Would you like to be featured here? Want to share your pay off debt or invest story? Please reach out via my contact page or on Twitter.


Will you choose to invest or pay off debt with your next available dollar?

What do you think of this interview format? Was it helpful? Is there a question missing that I should add?

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26 thoughts on “Pay Off Debt or Invest Interview 1 (Winning Personal Finance)”

  1. Hey Jason –

    Nice recap of the conversation between the interviewer and interviewee. It appeared that the two were usually in sync – usually 🙂 .

    Overall, the questions were good. I’d suggest asking what % (not number) of your monthly cash flow goes toward paying the particular debt. Percentages are useful because people can make comparisons to their respective situation.

    Thanks again for the post. – Mike

    1. We were so much in sync that this may have been the quickest post I ever drafted!

      I like your proposed question. It may help show the magnitude of the debt on the persons day to day life. Both total dollars and percent of income can be relevant to putting the debt into perspective.

  2. My decision to pay off $100,000 of mortgage debt was based purely on emotion. I didn’t want to be in debt because I felt it would keep me a prisoner of the corporate grind. I was so right and have no regrets.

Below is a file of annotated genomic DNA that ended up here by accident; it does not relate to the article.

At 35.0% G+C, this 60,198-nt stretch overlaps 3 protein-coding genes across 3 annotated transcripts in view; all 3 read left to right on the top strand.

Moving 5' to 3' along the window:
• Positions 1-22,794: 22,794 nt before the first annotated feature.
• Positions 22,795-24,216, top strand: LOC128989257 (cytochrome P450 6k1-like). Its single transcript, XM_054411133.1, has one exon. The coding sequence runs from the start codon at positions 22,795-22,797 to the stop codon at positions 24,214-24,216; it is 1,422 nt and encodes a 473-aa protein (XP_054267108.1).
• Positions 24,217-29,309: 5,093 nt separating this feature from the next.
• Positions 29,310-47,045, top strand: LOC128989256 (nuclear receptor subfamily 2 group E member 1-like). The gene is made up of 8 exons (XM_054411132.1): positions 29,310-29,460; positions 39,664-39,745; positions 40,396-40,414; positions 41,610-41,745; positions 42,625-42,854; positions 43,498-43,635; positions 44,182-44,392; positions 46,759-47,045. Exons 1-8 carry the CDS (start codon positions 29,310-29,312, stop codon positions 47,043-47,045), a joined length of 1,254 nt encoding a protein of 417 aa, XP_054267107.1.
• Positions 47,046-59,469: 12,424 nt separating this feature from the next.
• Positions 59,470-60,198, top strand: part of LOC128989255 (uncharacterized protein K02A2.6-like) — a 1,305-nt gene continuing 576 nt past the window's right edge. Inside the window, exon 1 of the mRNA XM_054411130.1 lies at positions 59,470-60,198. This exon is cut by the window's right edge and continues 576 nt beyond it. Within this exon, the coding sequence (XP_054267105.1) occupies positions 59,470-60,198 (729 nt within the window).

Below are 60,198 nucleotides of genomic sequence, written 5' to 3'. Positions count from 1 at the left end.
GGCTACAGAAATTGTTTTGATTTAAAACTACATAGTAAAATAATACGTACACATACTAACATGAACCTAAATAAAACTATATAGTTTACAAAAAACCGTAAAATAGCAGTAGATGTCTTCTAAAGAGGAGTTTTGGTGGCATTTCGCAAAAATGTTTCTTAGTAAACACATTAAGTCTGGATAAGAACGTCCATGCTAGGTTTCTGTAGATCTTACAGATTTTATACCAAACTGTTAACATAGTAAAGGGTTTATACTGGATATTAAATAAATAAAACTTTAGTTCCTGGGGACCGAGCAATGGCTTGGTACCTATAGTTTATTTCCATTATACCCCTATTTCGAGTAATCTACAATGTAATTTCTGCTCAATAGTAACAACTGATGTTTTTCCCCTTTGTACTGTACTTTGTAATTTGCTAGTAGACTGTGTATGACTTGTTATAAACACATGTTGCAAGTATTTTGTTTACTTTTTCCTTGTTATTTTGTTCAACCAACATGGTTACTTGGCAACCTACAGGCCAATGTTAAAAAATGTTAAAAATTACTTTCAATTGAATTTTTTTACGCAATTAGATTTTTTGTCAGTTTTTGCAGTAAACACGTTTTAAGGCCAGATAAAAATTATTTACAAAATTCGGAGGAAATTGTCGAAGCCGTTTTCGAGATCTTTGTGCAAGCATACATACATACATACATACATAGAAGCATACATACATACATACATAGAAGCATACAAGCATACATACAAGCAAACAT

1. That’s great Dora. I’m so glad it’s worked out for you.

      If I put this money towards my mortgage, it would still take years to get the balance to zero. I’d be stuck in the corporate grind until it’s gone. By investing, I’m hoping the investment returns beat the mortgage rate and give me the ability to pay the mortgage off in full as quickly as possible.

      As of today, I’d rather maximize my net worth more than calm my emotions.

      1. A $336,000 mortgage is quite the sum. One of my thirty-ish friends bought a $520,000 home, borrowed from her 401k for the down payment, and has a huge mortgage. Yikes!

        Did I mention that I saved $50,000 while paying down the mortgage? I prefer doing a little of both, paying down debt and saving/investing.

  3. Great start Jayson! The questions asked pretty much cover all the basic stuff, 401k, Real Estate, taxes, stocks and other investments and debts. You can always expand in the future depending on each individual’s situation such as age and financial situation.